The mass of stones for a stove can be calculated based on the fact that 1 m3 of a steam room requires 30-40 kg of stones. Thus, a small steam room with a volume of 8-10 m3 requires at least 250-300 kg of stones. But it must be emphasized that this calculation is only suitable for batch-type brick ovens. The mass of stones for constant heating stoves is much less (80-150 kg), since the heat of the stones is supported by burning wood. Brick stoves-heaters of the type designed by A. Suzdaltsev, A.F. Filichko and others, which are quite complex and require a qualified stove-maker. In order to lay down a reliable, heat-intensive and at the same time simple brick stove with a closed stove with his own hands, the author offers his own version of the design, shown in Fig. 5, using for the furnace roof a piece of a metal pipe cut along a length of 300-400 mm and a length of 500 mm. Supporting steel sheets with a thickness of 5-6 mm are welded to the pipe cut along the length. With their help, a piece of pipe is laid in the brickwork of the furnace. For the tightness of the arch, the ends of the pipe are also scalded with a metal sheet with adjoining brickwork. From the side of the chimney, a metal sheet is welded to the tubular vault – a screen that slightly delays the exit of hot air into the chimney. A 50x37x25 cm water-heating tank with a capacity of 40-45 liters is embedded in the side wall of the furnace. The tank is made of sheet steel 5-10 mm thick; the side adjacent to the firebox is welded from a 10 mm sheet. On the inside of the side wall of the furnace, a metal section of the chimney is installed (Fig. 5), which is equipped with a round damper. The chimney is fixed in the brickwork with wire clamps, and at the bottom it rests with its cut end on a metal tank. The upper part of the furnace developed by the author is a heater, where stones with a total weight of 150-200 kg are placed. The stove is covered from above with a galvanized sheet cover. To release steam, it is removed. Water is supplied to the stones through a side hole 200×250 mm. This stove can be operated both periodically and continuously, that is, it can be heated during bath procedures. In this case, the heater is filled with a smaller mass of stones (100-150 kg).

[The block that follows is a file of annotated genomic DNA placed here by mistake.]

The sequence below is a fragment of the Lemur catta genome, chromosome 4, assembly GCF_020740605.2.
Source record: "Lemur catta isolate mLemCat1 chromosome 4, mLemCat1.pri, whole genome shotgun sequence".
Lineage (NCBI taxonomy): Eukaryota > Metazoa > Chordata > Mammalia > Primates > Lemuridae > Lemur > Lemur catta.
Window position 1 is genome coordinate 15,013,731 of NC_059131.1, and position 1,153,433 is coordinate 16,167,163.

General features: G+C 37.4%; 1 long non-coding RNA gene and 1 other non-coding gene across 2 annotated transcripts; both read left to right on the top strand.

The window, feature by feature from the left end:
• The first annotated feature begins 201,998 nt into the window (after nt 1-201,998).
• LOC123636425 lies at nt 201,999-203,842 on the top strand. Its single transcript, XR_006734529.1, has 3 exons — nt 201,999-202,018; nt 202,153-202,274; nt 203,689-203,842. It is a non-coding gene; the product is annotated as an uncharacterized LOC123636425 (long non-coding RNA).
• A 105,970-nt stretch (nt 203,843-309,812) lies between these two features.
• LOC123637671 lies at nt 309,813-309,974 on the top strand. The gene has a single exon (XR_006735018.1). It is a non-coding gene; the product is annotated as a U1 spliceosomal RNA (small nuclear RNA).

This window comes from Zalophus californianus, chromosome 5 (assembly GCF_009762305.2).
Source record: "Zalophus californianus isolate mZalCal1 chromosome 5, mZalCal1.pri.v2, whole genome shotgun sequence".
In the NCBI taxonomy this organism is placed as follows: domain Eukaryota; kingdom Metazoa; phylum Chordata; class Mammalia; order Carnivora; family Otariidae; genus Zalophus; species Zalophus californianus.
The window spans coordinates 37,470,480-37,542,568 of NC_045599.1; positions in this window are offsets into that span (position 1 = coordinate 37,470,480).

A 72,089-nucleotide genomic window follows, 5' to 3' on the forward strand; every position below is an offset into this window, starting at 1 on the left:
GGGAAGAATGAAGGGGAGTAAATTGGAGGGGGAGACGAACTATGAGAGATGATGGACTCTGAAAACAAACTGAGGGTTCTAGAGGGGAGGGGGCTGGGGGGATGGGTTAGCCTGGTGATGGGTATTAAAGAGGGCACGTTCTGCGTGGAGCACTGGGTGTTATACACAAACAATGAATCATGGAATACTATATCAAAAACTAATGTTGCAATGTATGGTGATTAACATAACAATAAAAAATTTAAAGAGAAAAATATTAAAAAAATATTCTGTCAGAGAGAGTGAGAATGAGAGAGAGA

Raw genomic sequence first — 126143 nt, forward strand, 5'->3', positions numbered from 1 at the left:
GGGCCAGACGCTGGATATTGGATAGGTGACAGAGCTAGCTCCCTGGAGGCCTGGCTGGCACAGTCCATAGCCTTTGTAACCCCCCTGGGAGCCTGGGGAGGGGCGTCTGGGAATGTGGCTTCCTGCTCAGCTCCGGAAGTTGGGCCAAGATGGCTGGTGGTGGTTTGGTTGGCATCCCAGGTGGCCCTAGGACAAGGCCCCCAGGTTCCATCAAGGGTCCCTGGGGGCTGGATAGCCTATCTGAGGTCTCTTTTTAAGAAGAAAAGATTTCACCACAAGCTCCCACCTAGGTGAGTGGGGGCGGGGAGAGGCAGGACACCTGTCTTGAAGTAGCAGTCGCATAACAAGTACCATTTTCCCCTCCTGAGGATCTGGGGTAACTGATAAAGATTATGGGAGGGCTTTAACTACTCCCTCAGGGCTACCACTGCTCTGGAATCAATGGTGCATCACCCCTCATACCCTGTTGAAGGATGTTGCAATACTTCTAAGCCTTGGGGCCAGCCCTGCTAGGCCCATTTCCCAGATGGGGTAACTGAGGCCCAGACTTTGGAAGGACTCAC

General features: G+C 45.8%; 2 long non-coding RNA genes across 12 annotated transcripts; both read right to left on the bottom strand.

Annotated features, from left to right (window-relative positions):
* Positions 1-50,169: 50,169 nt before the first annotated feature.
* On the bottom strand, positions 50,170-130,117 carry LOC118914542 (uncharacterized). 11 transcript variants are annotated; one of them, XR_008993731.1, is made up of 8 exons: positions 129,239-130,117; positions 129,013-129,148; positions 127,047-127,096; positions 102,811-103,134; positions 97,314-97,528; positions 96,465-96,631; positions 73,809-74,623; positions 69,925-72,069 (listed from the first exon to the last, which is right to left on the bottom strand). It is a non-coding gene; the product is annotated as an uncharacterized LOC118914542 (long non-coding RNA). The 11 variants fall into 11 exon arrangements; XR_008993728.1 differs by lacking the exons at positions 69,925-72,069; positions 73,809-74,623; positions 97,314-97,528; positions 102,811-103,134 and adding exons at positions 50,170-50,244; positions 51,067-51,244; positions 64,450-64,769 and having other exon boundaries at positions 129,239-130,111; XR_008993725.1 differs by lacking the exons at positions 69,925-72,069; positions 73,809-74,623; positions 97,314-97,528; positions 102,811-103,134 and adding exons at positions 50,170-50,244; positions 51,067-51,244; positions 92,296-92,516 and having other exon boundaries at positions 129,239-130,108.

For the calculation shown in Fig. 5 ovens required: